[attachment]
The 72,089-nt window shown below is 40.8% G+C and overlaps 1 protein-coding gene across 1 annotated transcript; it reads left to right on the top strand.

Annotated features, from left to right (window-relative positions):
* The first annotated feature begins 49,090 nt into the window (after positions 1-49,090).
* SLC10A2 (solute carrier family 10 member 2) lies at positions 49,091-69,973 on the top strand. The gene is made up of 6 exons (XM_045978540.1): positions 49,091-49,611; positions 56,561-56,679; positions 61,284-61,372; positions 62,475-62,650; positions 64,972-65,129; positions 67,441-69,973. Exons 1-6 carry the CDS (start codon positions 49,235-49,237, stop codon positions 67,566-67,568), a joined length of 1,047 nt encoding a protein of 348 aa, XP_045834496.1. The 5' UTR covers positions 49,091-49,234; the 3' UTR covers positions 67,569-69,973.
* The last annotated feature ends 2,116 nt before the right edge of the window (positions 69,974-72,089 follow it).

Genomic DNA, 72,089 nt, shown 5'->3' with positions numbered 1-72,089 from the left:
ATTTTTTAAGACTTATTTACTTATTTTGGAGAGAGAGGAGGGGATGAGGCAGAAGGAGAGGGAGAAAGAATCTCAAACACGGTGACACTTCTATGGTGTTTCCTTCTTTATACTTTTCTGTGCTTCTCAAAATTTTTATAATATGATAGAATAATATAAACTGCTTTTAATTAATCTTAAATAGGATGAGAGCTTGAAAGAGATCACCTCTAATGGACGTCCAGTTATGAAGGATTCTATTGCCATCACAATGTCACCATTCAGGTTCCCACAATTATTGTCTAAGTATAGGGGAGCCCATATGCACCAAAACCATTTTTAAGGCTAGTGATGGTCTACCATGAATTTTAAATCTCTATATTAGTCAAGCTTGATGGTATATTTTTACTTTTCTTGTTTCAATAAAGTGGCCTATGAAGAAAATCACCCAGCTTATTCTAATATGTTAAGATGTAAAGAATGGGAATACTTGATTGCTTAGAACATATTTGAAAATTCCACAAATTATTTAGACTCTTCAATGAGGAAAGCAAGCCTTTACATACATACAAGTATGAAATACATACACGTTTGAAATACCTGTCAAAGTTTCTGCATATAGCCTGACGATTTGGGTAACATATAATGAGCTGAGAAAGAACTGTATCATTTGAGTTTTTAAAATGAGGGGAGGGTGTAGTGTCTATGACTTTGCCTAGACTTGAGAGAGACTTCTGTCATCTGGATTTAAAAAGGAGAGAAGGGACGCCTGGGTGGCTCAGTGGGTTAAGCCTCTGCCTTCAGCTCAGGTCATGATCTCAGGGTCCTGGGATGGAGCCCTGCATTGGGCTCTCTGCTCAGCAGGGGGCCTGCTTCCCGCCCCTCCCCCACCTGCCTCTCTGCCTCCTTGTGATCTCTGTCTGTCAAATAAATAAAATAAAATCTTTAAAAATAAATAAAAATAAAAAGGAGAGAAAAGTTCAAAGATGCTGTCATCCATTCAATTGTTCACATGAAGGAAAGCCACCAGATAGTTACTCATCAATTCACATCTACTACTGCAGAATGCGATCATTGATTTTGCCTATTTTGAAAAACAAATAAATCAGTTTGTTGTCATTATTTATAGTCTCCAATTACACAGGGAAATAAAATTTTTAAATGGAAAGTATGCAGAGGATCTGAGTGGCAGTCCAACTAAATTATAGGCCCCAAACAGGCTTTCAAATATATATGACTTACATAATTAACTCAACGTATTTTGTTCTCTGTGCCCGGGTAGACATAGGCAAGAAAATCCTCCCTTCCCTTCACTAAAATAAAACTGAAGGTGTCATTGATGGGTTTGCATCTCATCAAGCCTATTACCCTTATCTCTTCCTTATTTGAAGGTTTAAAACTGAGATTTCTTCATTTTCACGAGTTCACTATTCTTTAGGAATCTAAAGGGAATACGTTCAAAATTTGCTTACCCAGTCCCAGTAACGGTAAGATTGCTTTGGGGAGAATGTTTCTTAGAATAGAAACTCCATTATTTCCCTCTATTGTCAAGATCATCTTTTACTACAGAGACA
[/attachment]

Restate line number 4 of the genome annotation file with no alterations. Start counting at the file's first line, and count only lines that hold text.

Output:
* SLC10A2 (solute carrier family 10 member 2) lies at positions 49,091-69,973 on the top strand. The gene is made up of 6 exons (XM_045978540.1): positions 49,091-49,611; positions 56,561-56,679; positions 61,284-61,372; positions 62,475-62,650; positions 64,972-65,129; positions 67,441-69,973. Exons 1-6 carry the CDS (start codon positions 49,235-49,237, stop codon positions 67,566-67,568), a joined length of 1,047 nt encoding a protein of 348 aa, XP_045834496.1. The 5' UTR covers positions 49,091-49,234; the 3' UTR covers positions 67,569-69,973.